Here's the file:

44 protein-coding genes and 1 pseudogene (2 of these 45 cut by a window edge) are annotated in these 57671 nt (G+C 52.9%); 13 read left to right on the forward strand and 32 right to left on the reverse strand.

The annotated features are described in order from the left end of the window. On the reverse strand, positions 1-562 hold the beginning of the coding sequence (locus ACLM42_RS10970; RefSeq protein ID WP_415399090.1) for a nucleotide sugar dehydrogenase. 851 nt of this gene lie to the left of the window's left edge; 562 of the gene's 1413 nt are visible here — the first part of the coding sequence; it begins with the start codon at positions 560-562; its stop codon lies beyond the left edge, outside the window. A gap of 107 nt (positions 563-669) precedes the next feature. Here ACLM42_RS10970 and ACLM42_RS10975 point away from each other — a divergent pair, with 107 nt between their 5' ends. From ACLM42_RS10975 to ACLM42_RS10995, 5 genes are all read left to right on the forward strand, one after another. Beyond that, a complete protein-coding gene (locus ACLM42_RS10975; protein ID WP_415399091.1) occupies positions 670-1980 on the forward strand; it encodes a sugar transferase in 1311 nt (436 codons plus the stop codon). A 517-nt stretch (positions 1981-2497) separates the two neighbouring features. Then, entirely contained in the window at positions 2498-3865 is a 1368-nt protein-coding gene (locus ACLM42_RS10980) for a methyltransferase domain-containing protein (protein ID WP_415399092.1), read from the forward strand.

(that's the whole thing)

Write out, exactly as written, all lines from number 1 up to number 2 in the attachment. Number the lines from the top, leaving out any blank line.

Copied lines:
44 protein-coding genes and 1 pseudogene (2 of these 45 cut by a window edge) are annotated in these 57671 nt (G+C 52.9%); 13 read left to right on the forward strand and 32 right to left on the reverse strand.

The annotated features are described in order from the left end of the window. On the reverse strand, positions 1-562 hold the beginning of the coding sequence (locus ACLM42_RS10970; RefSeq protein ID WP_415399090.1) for a nucleotide sugar dehydrogenase. 851 nt of this gene lie to the left of the window's left edge; 562 of the gene's 1413 nt are visible here — the first part of the coding sequence; it begins with the start codon at positions 560-562; its stop codon lies beyond the left edge, outside the window. A gap of 107 nt (positions 563-669) precedes the next feature. Here ACLM42_RS10970 and ACLM42_RS10975 point away from each other — a divergent pair, with 107 nt between their 5' ends. From ACLM42_RS10975 to ACLM42_RS10995, 5 genes are all read left to right on the forward strand, one after another. Beyond that, a complete protein-coding gene (locus ACLM42_RS10975; protein ID WP_415399091.1) occupies positions 670-1980 on the forward strand; it encodes a sugar transferase in 1311 nt (436 codons plus the stop codon). A 517-nt stretch (positions 1981-2497) separates the two neighbouring features. Then, entirely contained in the window at positions 2498-3865 is a 1368-nt protein-coding gene (locus ACLM42_RS10980) for a methyltransferase domain-containing protein (protein ID WP_415399092.1), read from the forward strand.